In addition, the Australian Carob Company has developed what it claims to be the world’s purest carob product, which is also free from nuts and gluten.
Company founder Michael Jolly was quoted by the lead southaustralia.com.au as saying the quality of Australian carob is unparalleled: “There are a lot of health benefits with carob and the benefit of using it without adding sugars.
“It is very good for your digestive system, high in fibre, it’s got vitamins, protein, calcium, and iron. It is 100% organic.
“We are totally nut free and gluten free because we are the only non-contaminated carob in the world with full traceability.”
The company’s carob products are processed without any contamination or waste, which makes them highly regarded in countries such as Spain, which is one of the traditional carob-producing nations.
Both the Australian Carob Company and The Carob Kitchen put the peak in demand for carob down to the burgeoning health food industry. A 2012 report from EuroMonitor International estimated that the global sale of healthy food products will reach $1 trillion in 2017, and it is this market that carob and carob products will tap into.
Reviving a tradition: technology and traditional farming
In an attempt to revive the traditional cultivation of carobs, the University of Cyprus has teamed up with farmers to plant and harvest thousands of trees on the island.
University rector Constantinos Christofides said: “The idea is to combine high technology and traditional farming with a view of finding new uses for carobs such as preparing baby food, as carobs are known to help in digestion and intestine problems.”
The project aims to make use of the special and nutritional characteristics of carob, such as its high-calcium and phosphorous content, as well as its possible uses as an analgesic and a substitution for coffee and cocoa.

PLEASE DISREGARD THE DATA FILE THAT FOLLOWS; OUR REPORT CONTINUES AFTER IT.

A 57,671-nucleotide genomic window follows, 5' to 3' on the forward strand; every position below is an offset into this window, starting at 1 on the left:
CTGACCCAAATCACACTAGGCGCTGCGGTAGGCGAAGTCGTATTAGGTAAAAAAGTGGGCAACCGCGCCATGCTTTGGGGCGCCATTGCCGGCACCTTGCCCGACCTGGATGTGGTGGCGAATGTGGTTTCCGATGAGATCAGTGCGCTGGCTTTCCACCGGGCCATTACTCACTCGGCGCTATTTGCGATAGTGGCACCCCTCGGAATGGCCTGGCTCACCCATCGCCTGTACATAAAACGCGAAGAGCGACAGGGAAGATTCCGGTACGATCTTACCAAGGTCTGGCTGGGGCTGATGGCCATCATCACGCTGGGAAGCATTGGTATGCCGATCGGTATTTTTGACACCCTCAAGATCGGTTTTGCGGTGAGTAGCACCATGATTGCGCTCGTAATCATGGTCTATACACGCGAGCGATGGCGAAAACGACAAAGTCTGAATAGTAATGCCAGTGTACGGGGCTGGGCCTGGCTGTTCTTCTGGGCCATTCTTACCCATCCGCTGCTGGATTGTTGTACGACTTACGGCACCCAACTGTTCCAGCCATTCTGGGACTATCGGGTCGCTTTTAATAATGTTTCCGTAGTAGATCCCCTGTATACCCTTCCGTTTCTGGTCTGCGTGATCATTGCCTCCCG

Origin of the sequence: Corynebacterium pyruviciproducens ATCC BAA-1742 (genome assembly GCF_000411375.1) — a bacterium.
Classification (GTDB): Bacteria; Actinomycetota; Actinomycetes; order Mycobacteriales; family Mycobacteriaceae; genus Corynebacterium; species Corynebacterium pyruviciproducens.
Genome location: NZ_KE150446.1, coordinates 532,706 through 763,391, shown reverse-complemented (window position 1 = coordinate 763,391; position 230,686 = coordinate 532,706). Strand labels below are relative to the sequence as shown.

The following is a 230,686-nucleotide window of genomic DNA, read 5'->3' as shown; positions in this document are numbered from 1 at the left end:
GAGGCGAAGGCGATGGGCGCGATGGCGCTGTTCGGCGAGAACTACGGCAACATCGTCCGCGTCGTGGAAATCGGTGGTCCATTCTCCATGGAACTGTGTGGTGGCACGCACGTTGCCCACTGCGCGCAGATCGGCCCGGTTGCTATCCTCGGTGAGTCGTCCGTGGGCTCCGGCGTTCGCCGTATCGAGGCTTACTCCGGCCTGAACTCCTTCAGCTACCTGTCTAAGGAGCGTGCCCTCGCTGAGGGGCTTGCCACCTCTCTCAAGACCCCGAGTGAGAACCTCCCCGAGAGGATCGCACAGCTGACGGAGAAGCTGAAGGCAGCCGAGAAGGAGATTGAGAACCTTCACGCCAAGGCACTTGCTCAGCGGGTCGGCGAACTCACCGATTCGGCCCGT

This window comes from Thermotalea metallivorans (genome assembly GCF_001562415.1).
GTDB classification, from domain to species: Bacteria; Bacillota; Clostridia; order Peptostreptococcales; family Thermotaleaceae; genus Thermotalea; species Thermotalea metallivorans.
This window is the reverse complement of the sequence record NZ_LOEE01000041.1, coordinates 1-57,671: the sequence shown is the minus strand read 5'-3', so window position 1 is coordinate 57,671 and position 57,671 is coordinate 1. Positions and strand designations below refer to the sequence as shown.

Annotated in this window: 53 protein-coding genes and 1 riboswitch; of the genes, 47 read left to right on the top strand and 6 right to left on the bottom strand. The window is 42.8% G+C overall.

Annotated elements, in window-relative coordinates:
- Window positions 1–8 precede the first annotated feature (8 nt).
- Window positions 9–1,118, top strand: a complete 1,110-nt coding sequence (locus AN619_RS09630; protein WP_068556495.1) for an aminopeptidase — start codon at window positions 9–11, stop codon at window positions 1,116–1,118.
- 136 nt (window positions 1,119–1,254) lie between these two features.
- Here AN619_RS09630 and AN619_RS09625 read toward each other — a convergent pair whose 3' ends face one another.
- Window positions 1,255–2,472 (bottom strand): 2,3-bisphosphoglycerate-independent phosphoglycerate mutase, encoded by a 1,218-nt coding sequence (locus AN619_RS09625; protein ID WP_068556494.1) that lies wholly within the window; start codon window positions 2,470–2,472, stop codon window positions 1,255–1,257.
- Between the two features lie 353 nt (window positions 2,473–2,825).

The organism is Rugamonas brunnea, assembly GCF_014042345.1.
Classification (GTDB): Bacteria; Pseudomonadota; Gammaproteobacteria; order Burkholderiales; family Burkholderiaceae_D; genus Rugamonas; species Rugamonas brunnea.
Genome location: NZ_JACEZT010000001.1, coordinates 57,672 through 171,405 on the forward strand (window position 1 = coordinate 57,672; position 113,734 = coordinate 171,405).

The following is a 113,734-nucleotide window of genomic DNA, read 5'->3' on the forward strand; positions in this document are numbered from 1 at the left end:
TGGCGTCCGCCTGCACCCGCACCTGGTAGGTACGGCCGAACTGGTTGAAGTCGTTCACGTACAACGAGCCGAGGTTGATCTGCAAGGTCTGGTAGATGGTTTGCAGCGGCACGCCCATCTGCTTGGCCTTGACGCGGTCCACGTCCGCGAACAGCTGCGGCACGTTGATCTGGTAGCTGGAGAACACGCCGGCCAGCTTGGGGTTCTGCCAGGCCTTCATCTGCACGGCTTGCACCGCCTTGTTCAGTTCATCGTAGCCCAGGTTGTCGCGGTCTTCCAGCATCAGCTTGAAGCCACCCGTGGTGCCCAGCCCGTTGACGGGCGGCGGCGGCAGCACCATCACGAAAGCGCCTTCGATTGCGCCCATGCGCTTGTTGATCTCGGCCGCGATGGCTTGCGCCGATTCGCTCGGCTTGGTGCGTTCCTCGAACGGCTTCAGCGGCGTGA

Christofides added: “It is amazing that the traditional main use for carobs was to prepare animal fodder.
“But their characteristics make them suitable for a plethora of products. Consuming them raw is very healthy.”
Until the 1960s, Cyprus was the third largest exporter of carobs after Spain and Italy, and the trade generated millions of pounds annually. But now, only small quantities are harvested, and these are mainly used by local industries to produce a carob candy, syrup dressing, and flour. The project to revive carob cultivation involves planting 40,000 new carob trees to create Cyprus’ largest carob forest on government lands on the southwest shore of the island.
While farmers have already expressed an interest in getting involved with the project, the University of Cyprus is also trying to attract overseas investment, and is reportedly in contact with pharmaceutical companies and baby food manufacturers to exploit the medicinal and nutritional properties of carobs.
Christofides says: “The idea is to attract foreign interest from food and pharmaceutical manufacturers but also provide local and foreign investment in a sector that we believe offers vast prospects.”
He added by applying science to a traditional activity, the project will: “help create jobs for farmers who otherwise would be idle, offer job opportunities in research and manufacturing, and help Cyprus consolidate and expand growth.”